PHOENIX (AP) – Watching his team commit the same mistake for the third time in less than a minute, Louisville coach Rick Pitino screams, “Stop!,” shakes his head in disgust and moves the players into the position he expected them to be in.

Michigan State coach Tom Izzo marches around players much taller than he is, clapping and barking out orders, imploring them to run faster, work harder as they race around the court.

On the same court about an hour apart, Pitino and Izzo provided a few dozen fans at US Airways Center a glimpse into what it’s like to play for two of the most demanding – and successful coaches – in college basketball.

“Both of them really demand toughness,” Michigan State forward Draymond Green said Wednesday. “And both of them are no-nonsense guys who expect everything to be perfect.”

Thursday’s West Regional semifinal has the makings of a sizzler in the desert, the fast and furious Cardinals trying to run past the morphable Spartans.

It also features two of the nation’s best short-turnaround coaches, great basketball minds who thrive on the adapt-on-the-fly nature of the NCAA tournament.

Izzo has been the king of consistency during his 17 seasons in East Lansing, leading the Spartans to the Final Four six times, including three straight from 1999-2001, along with a national championship in 2000. He’s led Michigan State to the NCAA tournament 14 straight years and into the round of 16 in 10 of the past 15 seasons.

There’s something else that stands out about Izzo in the NCAA tournament: his teams rarely lose as the favorite.

The Spartans famously lost to mid-major George Mason in the 2006 tournament as a No. 6 seed and to Nevada two years earlier as a seventh seed. All of Michigan State’s other losses have come either to a higher seed or in the Final Four.

“I think our leadership has been good most years,” Izzo said. “That’s why we’ve had some success.”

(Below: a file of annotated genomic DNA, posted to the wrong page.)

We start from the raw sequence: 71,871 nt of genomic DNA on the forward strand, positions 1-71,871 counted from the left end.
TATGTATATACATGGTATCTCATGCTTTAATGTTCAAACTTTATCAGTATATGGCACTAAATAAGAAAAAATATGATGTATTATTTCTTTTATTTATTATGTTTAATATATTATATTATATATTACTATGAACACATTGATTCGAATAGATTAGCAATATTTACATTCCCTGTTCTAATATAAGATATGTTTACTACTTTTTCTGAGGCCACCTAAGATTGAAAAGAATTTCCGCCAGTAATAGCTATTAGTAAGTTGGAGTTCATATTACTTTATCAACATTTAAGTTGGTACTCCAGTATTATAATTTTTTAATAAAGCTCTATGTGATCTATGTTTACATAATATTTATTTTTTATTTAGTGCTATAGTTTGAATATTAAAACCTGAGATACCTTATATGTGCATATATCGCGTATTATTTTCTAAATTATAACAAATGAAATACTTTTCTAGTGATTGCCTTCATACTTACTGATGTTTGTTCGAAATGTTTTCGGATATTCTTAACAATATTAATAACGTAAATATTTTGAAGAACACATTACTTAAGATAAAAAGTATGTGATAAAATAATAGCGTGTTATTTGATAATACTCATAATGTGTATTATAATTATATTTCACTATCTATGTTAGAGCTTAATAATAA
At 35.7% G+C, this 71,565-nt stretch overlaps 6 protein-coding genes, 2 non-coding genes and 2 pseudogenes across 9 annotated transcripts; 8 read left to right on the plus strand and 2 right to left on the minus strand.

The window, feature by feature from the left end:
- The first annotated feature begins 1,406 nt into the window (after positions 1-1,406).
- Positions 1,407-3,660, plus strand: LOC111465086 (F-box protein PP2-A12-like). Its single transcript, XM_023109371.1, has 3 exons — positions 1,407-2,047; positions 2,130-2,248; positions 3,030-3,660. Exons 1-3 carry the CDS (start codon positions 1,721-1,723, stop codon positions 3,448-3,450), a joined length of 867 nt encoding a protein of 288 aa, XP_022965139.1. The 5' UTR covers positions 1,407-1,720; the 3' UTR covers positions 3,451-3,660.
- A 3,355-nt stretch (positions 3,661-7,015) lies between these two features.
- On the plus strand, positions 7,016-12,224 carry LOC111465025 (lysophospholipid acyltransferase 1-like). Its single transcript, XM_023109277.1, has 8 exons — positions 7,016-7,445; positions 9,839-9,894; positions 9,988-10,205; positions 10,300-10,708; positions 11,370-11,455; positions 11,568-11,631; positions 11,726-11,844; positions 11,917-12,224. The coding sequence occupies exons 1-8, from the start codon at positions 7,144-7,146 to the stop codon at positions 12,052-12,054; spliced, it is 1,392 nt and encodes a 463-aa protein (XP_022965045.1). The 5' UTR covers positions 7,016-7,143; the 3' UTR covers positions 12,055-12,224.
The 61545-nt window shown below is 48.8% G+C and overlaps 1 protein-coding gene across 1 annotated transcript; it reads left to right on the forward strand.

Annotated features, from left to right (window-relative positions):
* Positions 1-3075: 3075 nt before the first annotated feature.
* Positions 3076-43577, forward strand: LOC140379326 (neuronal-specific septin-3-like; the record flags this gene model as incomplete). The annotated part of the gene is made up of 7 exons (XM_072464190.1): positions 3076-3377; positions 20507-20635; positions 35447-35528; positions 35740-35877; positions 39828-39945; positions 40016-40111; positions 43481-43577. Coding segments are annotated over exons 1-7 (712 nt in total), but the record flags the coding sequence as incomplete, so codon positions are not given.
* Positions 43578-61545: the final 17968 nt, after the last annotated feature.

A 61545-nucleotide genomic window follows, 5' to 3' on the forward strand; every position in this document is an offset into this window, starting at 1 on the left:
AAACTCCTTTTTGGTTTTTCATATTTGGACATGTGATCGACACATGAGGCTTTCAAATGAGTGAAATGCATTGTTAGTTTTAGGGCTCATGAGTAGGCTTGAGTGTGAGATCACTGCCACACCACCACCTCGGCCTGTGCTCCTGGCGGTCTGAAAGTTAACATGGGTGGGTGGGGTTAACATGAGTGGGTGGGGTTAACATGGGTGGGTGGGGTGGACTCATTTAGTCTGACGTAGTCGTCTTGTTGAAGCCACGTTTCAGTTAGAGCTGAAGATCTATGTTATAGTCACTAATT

Pitino’s had his share, too.

He has gone to the Final Four five times and is the first coach to take three different teams there, starting with Providence’s improbable run in 1987. Pitino also led Kentucky to the 1986 national championship, took Louisville to the Final Four in 2005 and picked up his 600th career victory in the Cardinals’ opener this season.

Louisville has won at least 20 games in all but one of Pitino’s 11 seasons with the Cardinals – they had 19 his first year in 2001-02 – and been to the NCAA tournament nine of the last 10 years.

“He’s a Hall of Fame coach. He’s a great coach to play for,” Louisville point guard Peyton Siva said. “He teaches us a lot about how he’s been to the Sweet 16’s, how he’s been in the Elite 8’s, Final Fours and national championships. And everybody grasps the fact that he has been there and knows what it takes to be successful.”

Pitino’s success has come from the frenetic way his teams play.

No matter where he’s been, the 59-year-old coach has instituted a push-the-pace style, his teams relying on 3-pointers and defensive pressure to create easy baskets on the break. He started with Providence during its where-did-they-come-from run and brought it with him to Kentucky and later Louisville. The Cardinals were inconsistent at times this season, but picked up steam at the end, winning four games in four days to earn the Big East championship before beating Davidson and New Mexico to open the NCAA tournament.

“We know he’s going to press,” Izzo said. “We know they’re going to play a lot of zone. Their offense has changed a little bit, but I think for the most part you do get to know programs, and I think these guys have had success for a long time. They tweak their systems, but they don’t change them all the time.”

An ability to adapt has been the core of Izzo’s success.

Copyright 2012 by STATS LLC and The Associated Press. Any commercial use or distribution without the express written consent of STATS LLC and The Associated Press is strictly prohibited.


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